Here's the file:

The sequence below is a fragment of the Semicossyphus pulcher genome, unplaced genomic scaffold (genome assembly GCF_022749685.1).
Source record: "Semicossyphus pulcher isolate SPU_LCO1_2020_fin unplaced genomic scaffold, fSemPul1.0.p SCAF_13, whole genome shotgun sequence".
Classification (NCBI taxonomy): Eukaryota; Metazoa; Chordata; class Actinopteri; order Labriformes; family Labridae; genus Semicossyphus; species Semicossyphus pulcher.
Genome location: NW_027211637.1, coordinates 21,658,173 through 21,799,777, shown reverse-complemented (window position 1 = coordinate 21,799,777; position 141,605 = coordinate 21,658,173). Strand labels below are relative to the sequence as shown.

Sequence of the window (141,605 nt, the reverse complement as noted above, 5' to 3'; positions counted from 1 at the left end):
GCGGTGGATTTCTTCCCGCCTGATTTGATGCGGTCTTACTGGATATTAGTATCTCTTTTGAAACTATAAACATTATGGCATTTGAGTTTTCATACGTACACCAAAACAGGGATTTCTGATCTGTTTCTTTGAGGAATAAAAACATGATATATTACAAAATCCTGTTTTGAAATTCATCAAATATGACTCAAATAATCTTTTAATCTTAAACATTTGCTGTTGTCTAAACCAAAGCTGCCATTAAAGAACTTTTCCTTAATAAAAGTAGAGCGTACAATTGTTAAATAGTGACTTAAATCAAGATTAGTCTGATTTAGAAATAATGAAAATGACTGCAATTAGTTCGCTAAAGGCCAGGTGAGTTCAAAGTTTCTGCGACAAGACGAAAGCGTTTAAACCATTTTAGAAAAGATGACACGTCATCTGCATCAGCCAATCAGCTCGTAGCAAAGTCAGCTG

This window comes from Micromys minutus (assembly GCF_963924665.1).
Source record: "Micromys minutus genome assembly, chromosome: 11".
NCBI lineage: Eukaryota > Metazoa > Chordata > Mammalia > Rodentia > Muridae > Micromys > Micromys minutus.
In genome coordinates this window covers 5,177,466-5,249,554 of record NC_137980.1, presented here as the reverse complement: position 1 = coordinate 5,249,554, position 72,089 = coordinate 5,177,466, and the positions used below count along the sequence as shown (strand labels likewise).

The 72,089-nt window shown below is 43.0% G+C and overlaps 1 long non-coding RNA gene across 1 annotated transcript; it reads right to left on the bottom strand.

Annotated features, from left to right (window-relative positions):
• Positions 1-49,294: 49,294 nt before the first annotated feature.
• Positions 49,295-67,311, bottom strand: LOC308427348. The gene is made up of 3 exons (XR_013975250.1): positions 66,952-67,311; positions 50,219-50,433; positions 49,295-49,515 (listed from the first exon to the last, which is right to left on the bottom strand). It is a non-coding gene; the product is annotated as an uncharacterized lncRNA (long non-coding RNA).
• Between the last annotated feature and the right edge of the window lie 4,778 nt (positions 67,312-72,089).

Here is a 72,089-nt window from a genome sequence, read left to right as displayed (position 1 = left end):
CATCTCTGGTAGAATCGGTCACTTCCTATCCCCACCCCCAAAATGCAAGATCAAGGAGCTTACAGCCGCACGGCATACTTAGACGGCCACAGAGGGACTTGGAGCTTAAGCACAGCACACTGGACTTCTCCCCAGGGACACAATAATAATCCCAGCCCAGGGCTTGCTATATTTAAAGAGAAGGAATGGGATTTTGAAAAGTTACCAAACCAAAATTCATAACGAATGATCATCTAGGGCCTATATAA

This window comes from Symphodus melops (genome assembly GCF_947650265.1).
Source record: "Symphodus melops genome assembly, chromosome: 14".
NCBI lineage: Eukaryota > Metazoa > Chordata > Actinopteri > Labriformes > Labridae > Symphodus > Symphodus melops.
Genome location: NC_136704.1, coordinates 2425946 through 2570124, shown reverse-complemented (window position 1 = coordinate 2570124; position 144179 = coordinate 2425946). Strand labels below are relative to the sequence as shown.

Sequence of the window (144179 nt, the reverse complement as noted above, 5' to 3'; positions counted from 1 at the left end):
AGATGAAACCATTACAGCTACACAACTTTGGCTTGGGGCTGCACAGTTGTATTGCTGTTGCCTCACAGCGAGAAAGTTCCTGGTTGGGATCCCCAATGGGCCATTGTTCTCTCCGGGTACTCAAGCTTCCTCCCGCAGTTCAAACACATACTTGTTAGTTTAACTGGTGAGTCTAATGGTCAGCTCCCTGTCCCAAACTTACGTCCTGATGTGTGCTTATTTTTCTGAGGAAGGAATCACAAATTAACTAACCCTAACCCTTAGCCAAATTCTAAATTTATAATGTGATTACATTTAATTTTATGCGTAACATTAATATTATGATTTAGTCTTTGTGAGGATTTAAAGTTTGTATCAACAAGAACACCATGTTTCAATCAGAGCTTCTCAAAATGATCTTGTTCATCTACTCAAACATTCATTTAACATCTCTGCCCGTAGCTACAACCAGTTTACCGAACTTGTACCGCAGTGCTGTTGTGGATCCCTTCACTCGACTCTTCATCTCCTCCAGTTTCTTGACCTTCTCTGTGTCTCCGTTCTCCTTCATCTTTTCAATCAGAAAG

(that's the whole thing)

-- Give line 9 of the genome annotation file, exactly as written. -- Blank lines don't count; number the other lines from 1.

NCBI lineage: Eukaryota > Metazoa > Chordata > Mammalia > Rodentia > Muridae > Micromys > Micromys minutus.